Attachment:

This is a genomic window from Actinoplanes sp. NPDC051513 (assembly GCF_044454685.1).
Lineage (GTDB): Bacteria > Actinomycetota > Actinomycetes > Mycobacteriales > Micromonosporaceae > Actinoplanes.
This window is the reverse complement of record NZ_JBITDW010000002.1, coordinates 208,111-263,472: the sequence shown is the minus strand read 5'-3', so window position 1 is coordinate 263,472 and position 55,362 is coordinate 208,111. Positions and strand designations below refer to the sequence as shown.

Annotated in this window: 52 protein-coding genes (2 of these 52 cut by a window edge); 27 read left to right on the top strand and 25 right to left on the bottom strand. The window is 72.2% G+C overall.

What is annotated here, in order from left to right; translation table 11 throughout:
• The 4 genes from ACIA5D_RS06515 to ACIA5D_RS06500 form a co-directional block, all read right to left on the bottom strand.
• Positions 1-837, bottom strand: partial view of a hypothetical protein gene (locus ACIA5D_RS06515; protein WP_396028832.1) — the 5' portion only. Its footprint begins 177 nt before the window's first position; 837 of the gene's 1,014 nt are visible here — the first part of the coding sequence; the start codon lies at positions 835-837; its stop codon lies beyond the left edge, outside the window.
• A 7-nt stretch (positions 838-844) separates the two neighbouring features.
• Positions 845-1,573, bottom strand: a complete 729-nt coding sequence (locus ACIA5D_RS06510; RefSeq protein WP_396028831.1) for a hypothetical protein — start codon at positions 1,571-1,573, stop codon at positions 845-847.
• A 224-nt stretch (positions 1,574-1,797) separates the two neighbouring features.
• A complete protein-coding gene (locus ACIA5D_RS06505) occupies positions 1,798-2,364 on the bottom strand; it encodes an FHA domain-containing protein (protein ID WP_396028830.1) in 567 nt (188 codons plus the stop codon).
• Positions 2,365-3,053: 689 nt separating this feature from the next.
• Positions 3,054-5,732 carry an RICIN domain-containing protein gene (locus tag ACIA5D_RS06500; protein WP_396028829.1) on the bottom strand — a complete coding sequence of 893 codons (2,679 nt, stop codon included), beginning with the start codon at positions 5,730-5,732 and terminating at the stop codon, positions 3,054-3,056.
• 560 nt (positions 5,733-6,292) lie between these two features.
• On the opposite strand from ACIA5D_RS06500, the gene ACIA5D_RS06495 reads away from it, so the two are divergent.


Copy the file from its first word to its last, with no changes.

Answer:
This is a genomic window from Actinoplanes sp. NPDC051513 (assembly GCF_044454685.1).
Lineage (GTDB): Bacteria > Actinomycetota > Actinomycetes > Mycobacteriales > Micromonosporaceae > Actinoplanes.
This window is the reverse complement of record NZ_JBITDW010000002.1, coordinates 208,111-263,472: the sequence shown is the minus strand read 5'-3', so window position 1 is coordinate 263,472 and position 55,362 is coordinate 208,111. Positions and strand designations below refer to the sequence as shown.

Annotated in this window: 52 protein-coding genes (2 of these 52 cut by a window edge); 27 read left to right on the top strand and 25 right to left on the bottom strand. The window is 72.2% G+C overall.

What is annotated here, in order from left to right; translation table 11 throughout:
• The 4 genes from ACIA5D_RS06515 to ACIA5D_RS06500 form a co-directional block, all read right to left on the bottom strand.
• Positions 1-837, bottom strand: partial view of a hypothetical protein gene (locus ACIA5D_RS06515; protein WP_396028832.1) — the 5' portion only. Its footprint begins 177 nt before the window's first position; 837 of the gene's 1,014 nt are visible here — the first part of the coding sequence; the start codon lies at positions 835-837; its stop codon lies beyond the left edge, outside the window.
• A 7-nt stretch (positions 838-844) separates the two neighbouring features.
• Positions 845-1,573, bottom strand: a complete 729-nt coding sequence (locus ACIA5D_RS06510; RefSeq protein WP_396028831.1) for a hypothetical protein — start codon at positions 1,571-1,573, stop codon at positions 845-847.
• A 224-nt stretch (positions 1,574-1,797) separates the two neighbouring features.
• A complete protein-coding gene (locus ACIA5D_RS06505) occupies positions 1,798-2,364 on the bottom strand; it encodes an FHA domain-containing protein (protein ID WP_396028830.1) in 567 nt (188 codons plus the stop codon).
• Positions 2,365-3,053: 689 nt separating this feature from the next.
• Positions 3,054-5,732 carry an RICIN domain-containing protein gene (locus tag ACIA5D_RS06500; protein WP_396028829.1) on the bottom strand — a complete coding sequence of 893 codons (2,679 nt, stop codon included), beginning with the start codon at positions 5,730-5,732 and terminating at the stop codon, positions 3,054-3,056.
• 560 nt (positions 5,733-6,292) lie between these two features.
• On the opposite strand from ACIA5D_RS06500, the gene ACIA5D_RS06495 reads away from it, so the two are divergent.